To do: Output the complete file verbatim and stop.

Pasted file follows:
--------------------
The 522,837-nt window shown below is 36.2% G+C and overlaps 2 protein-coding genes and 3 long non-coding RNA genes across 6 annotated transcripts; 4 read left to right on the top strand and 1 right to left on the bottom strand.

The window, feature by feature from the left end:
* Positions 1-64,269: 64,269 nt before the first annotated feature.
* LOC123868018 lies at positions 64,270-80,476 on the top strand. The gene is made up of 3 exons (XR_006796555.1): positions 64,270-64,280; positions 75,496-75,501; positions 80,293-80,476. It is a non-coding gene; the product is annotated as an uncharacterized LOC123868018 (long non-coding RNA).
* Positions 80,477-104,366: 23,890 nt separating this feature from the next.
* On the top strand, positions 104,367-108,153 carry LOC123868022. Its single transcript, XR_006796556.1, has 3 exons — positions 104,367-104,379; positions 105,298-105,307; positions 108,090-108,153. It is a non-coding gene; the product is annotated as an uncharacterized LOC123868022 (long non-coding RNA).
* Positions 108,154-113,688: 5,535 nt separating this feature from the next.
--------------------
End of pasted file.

The 522,837-nt window shown below is 36.2% G+C and overlaps 2 protein-coding genes and 3 long non-coding RNA genes across 6 annotated transcripts; 4 read left to right on the top strand and 1 right to left on the bottom strand.

The window, feature by feature from the left end:
* Positions 1-64,269: 64,269 nt before the first annotated feature.
* LOC123868018 lies at positions 64,270-80,476 on the top strand. The gene is made up of 3 exons (XR_006796555.1): positions 64,270-64,280; positions 75,496-75,501; positions 80,293-80,476. It is a non-coding gene; the product is annotated as an uncharacterized LOC123868018 (long non-coding RNA).
* Positions 80,477-104,366: 23,890 nt separating this feature from the next.
* On the top strand, positions 104,367-108,153 carry LOC123868022. Its single transcript, XR_006796556.1, has 3 exons — positions 104,367-104,379; positions 105,298-105,307; positions 108,090-108,153. It is a non-coding gene; the product is annotated as an uncharacterized LOC123868022 (long non-coding RNA).
* Positions 108,154-113,688: 5,535 nt separating this feature from the next.